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On Monday, TMZ released the footage that is now surely etched into your memory: a frantic Solange attacking Jay Z, "while a stoic Beyoncé looks on." The Internet has spent the subsequent news cycles analyzing the incident, conjuring Illuminati symbolism and making elevator-related puns. Days after the inquiry began, however, there remain shreds of Rihanna-themed gossip and no real answers. We have to wonder what this would look like on any other set of celebrities; it would likely be written off as a hot mess of a confrontation and relegated to the tabloids. The whole thing is scandalous, sure, but probably the biggest draw of elevator-gate is that it completely shatters our idea of Bey and Jay as this perfect couple and, more important, forces us to wonder what we truly know about our reigning Queen of the Universe. That's why somebody kicking somebody else in an elevator at the Standard Hotel feels so shocking; not that it happened, but that it happened to Beyoncé.
The way we talk about Beyoncé consistently verges on idol worship. We say she is “everything,” and in a way that's more telling than the vacuous term ever intends to be. More accurately, Beyoncé can be "anything" that we want her to be. Through the empowering lyrics and execution of her work, we are able to project whatever we need her to symbolize. She can be a beacon of feminism or sex positivity, hard work, success or an aesthetic ideal. What iteration of flawlessness do you need from Queen Bey today? An imaginary best friend? A maternal figure of wisdom? Just read whatever you're looking for into her latest song and / or Instagram upload.
But when we pause from "literally dying" over her every move, what do we really know about Beyoncé? She creates the perception that she’s sharing with us. Beyoncé posts what seem like intimate glances at her life to Tumblr. We see her frolicking with Blue Ivy, rolling around in pajamas or “going make-up free,” but it’s all highly curated. Over the course of her career, she and her husband have built a brand on the basis of untouchable perfectionism. The most stunning example, of course, is the movie “Life Is But A Dream.” Amid singing, dancing and crying, Beyoncé reveals virtually nothing. In the polished, middle-of-the-night confessionals (in which she still has camera-ready hair) we learn of her miscarriage and love for Jay Z, but it’s nothing she hasn’t carefully measured and re-packaged in the most flattering form. Her entire presence, be it through filtered photos or quasi-confessionals, is perhaps the most genius PR operation Hollywood has ever seen.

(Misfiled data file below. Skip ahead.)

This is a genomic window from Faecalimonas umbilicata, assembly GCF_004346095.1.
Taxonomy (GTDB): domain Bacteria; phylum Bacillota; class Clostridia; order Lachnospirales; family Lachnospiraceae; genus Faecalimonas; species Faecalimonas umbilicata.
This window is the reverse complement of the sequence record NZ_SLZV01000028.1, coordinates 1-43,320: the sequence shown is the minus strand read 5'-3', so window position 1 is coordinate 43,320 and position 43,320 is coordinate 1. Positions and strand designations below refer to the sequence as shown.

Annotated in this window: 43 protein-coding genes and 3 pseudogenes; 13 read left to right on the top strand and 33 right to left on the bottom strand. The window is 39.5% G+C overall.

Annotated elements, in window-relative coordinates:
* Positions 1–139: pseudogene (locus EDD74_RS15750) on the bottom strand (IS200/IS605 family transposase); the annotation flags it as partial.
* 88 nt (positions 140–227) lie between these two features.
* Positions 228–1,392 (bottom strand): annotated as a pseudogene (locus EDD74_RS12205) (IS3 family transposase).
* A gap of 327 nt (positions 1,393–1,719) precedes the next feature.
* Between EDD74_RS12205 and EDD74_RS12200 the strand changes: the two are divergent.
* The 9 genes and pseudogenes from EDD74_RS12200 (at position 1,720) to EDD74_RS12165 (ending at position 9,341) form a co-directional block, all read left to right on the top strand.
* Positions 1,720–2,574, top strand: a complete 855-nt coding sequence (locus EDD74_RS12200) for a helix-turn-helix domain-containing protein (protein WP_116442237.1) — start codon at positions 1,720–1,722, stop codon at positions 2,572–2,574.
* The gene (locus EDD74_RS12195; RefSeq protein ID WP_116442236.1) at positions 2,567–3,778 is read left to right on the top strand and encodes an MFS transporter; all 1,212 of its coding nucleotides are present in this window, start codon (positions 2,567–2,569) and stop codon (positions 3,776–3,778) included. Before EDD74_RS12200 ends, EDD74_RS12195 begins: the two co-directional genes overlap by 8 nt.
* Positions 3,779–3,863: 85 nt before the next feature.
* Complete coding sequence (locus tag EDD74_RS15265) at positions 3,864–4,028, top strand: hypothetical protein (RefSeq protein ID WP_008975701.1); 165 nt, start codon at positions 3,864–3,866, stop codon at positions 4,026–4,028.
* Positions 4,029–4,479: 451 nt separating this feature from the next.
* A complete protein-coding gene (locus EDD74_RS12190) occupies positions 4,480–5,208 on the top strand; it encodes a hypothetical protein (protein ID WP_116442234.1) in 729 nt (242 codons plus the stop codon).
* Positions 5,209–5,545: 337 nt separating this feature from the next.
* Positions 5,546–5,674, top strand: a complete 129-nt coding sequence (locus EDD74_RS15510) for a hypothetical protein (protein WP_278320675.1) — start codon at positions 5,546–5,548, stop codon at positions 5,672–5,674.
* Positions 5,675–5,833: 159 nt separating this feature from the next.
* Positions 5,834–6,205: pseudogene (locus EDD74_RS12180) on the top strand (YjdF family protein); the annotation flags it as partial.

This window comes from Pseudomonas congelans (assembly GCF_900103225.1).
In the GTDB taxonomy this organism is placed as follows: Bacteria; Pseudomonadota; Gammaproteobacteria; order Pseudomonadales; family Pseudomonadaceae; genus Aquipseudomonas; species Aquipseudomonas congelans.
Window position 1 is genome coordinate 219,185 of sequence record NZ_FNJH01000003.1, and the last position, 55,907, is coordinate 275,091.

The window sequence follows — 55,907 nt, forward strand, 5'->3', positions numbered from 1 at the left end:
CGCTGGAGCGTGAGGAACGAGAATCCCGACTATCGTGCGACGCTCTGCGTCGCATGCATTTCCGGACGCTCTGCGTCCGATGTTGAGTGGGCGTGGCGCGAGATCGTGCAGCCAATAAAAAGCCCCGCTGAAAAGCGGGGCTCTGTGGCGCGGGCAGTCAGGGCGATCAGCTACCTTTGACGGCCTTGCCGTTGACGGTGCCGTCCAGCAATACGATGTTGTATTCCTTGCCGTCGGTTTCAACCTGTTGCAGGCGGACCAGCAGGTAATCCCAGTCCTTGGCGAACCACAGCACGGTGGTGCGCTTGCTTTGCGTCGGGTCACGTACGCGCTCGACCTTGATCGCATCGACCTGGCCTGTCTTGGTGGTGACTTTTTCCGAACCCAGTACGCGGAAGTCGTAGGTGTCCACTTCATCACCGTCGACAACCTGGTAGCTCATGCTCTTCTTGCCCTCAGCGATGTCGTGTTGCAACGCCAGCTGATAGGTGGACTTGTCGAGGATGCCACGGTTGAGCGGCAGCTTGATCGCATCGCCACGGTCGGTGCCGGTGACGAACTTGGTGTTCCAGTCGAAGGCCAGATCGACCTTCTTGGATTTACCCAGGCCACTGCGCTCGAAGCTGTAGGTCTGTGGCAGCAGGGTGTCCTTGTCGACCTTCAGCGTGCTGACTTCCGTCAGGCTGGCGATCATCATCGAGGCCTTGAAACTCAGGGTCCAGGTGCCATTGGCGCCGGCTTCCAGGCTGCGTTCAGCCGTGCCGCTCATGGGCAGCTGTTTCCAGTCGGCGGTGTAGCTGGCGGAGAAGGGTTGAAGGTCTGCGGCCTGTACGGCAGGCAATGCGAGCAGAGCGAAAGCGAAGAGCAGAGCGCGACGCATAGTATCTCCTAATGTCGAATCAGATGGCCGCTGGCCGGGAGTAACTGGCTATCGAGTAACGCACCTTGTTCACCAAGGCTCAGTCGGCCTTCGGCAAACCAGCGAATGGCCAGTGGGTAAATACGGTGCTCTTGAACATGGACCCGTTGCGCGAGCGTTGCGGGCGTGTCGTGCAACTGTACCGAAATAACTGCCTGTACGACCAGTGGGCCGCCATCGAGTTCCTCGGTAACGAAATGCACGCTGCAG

In a realm where we expect to know everything about celebrities, Beyoncé has managed to sidestep the voyeurism while maintaining our interest. In Internet years, an eon has passed after the Solange attack. Yet, Beyoncé has made no comment or statement beyond uploading a cryptic prayer and some old photos of Solange to Instagram. It’s questionable how much we genuinely know about any celebrity, but the stunning thing about Beyonce is that in most cases, she seems to almost control the rumors before we can think them up. This is a woman who has made us believe we have access to her behind-the-scenes reality, while simultaneously attempting to delete Super Bowl images from the Internet. If only briefly, elevator-gate shatters that guarded image, giving us a grainy, black-and-white glance into everything we don’t see, and forcing us to realize that we basic individuals never knew much of anything in the first place.
Update: Bey and Jay have released an unsurprisingly vague statement noting that family is important and Solange wasn't drunk. As Matt Bellassai of Buzzfeed put it: "I'm surprised Beyoncé didn't handwrite this statement on a napkin and Instagram it tbh."
Follow Lauren Duca on Twitter: @laurenduca